Klebsiella Ozaenae Bacteria
A brief background of Klebsiella ozaenae bacteria; the generic name of Klebsiella is a member of the family of Enterobacteriaceae. Klebsiellae take the shape of the rod and are non-motile but have a polysaccharide capsule. What is the primary work of the encrypting capsule? Firstly, the capsule is responsible for the large appearance for the orgasm. It also provides resistance and immunity to the bacteria against the immune system and the defense mechanism of the host’s body (Goldstein, Lewis, Martin & Edelstein, 1978, p. 415). Members of the genus of Klebsiella typically express types of antigens on their cell surfaces. The antigens include lipopolysaccharide (O antigen) and polysaccharide (K antigen). It is important to note that these antigens contribute heavily to pathogenicity.
The patient I examined exhibit some distinct symptoms rare in any other kind of infection. Firstly is the urinary tract infections, soft tissue infections and septicemia. Thus if a patient exhibits some of the symptoms such as these mentioned above, it gives a clear indication that the infection or disease must have been caused by a member of the Klebsiella family thus eliminatory measures and attention should be directed to treat the drug resistant bacteria. Careful examination of the patient’s medical history exhibits symptoms recurrence: through histology. As much as the patient has suffered from other forms of infections in the past when associated nosocomial infection occur, then it is a cause to be concerned about the likelihood of the drug resistant bacteria. Largely Klebsiella ozaenae bacteria are known to affect the upper parts of the human body. After careful examination and analysis of the patient, the patients exhibits symptoms of abdominal pain and general pain in the upper torso of the body. As much as she has diabetes Mellitus with no allergy, recurrence of associated symptoms is a confirmatory factor. Growing global resistance to agents is a concern and thus only proved agents that have been confirmed to suspect the bacteria must be used.
Klebsiella ozaenae bacteria have been reported to resist antibiotics and general medications. Thus, to avoid further resistance, which would make the orgasm stronger and difficult to, counter in future, and appropriate medication should be solely based on known chances and cases for susceptibility (Stalker & McBRIDE, 1987, p.959). Therefore, there should not be a trial and error mechanism. The choice of agent should be based on local antimicrobial sensitivities, the actual location of the infection in the human body, economic considerations in terms of the cost factor and comorbid conditions. After comprehensive immunochemistry and serology were conducted, the following are some of the antibiotics recorded to have subdued the bacteria. They include Ceftriaxone 1-2 grams q12-24, Ciprofloxacin 400mg q12 (severe: 400mg q8h), Levofloxacin 750mg IV once a day, Piperacillin-tazobactam (3.375 grams IV q 6h). These are basic agents that showed susceptible strains to the resistant and ever mutating bacteria. Proper and adequate nutrition must then be adhered to by the patient since some of these antibiotics are so strong and might be severe to the human immune system. Extended spectrum beta-lactamase (ESBL) production is a growing problem; nonetheless it has exhibited susceptible strains, and I would recommend Imipenem 500mg IV every 6 hours with arrange of 250-1000 mg q6-8h (Stoor, Söderling & Grenman, 1999, p. 850).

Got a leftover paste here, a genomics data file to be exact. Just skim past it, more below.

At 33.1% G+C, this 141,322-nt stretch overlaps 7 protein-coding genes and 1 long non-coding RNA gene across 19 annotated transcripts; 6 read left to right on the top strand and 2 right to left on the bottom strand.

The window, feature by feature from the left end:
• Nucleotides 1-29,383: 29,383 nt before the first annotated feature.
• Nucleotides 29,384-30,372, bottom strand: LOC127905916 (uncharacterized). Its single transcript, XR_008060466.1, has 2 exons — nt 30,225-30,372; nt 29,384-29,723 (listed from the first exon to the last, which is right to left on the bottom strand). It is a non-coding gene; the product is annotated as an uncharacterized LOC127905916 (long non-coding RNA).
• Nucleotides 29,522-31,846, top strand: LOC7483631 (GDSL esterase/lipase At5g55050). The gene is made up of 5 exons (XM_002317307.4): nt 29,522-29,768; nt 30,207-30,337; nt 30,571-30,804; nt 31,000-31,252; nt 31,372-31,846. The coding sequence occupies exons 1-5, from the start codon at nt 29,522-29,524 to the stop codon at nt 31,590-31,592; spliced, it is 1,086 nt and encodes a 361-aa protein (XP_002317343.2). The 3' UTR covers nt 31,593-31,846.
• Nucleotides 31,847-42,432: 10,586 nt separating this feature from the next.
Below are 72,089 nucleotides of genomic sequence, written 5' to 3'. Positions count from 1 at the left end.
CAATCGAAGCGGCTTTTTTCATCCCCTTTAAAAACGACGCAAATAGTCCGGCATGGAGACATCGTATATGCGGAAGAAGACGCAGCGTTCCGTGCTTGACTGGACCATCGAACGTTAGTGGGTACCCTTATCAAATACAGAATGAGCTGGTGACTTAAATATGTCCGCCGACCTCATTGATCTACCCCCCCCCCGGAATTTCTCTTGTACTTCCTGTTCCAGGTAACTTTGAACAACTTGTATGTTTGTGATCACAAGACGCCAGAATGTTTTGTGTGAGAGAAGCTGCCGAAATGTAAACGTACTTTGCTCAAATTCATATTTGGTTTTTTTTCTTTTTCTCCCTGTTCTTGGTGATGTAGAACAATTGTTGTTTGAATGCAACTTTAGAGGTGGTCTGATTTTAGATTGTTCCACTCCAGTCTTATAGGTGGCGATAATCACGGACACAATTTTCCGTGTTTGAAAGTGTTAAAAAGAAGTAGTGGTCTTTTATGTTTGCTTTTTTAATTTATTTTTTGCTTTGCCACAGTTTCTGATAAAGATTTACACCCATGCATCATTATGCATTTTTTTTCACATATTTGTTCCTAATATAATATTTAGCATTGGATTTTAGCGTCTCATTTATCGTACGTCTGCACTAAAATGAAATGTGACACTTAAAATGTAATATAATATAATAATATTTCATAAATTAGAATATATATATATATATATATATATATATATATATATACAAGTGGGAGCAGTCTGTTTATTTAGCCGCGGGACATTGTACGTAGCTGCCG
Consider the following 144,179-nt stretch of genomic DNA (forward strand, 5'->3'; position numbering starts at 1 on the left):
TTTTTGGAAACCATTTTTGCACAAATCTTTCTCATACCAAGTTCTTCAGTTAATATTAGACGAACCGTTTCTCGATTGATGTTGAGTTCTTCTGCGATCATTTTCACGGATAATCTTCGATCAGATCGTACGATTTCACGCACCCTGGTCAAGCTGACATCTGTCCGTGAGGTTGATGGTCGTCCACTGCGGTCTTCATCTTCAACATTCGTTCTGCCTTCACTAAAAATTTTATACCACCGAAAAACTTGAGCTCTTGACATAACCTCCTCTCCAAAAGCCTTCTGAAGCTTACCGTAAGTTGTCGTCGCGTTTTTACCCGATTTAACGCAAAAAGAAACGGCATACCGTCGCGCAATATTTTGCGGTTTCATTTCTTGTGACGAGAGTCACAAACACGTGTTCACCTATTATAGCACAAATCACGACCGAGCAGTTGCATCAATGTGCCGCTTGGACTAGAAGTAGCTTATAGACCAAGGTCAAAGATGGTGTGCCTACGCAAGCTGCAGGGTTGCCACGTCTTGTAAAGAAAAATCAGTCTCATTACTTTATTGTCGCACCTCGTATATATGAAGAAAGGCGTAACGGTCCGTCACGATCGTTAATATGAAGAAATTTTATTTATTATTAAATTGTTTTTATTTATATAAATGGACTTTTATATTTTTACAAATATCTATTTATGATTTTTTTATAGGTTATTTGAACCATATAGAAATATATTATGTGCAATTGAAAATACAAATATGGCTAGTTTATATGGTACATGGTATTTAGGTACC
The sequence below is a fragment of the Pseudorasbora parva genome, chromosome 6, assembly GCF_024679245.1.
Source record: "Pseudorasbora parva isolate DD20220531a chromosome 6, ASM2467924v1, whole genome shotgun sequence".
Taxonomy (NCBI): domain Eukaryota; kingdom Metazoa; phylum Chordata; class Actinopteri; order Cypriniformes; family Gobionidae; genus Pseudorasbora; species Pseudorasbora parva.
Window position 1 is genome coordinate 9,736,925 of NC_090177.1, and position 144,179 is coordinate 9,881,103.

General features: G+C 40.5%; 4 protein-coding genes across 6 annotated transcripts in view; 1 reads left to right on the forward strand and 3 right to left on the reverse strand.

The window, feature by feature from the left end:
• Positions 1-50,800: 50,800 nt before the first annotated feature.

In the above essay, I have highlighted the drug resistant nature of Klebsiella ozaenae bacteria, its basic characteristics and some of the known medication/antibiotics that have subdued its complexity and growth against the human immune system.
Goldstein, E. J., Lewis, R. P., Martin, W. J., & Edelstein, P. H. (1978). Infections caused by Klebsiella ozaenae: a changing disease spectrum. Journal of clinical microbiology, 8(4), 413-418.
Stalker, D. M., & McBRIDE, K. E. (1987). Cloning and expression in Escherichia coli of a Klebsiella ozaenae plasmid-borne gene encoding a nitrilase specific for the herbicide bromoxynil. Journal of bacteriology, 169(3), 955-960.
Stoor, P., Söderling, E., & Grenman, R. (1999). Interactions between the bioactive glass S53P4 and the atrophic rhinitis‐associated microorganism Klebsiella ozaenae. Journal of biomedical materials research, 48(6), 869-874.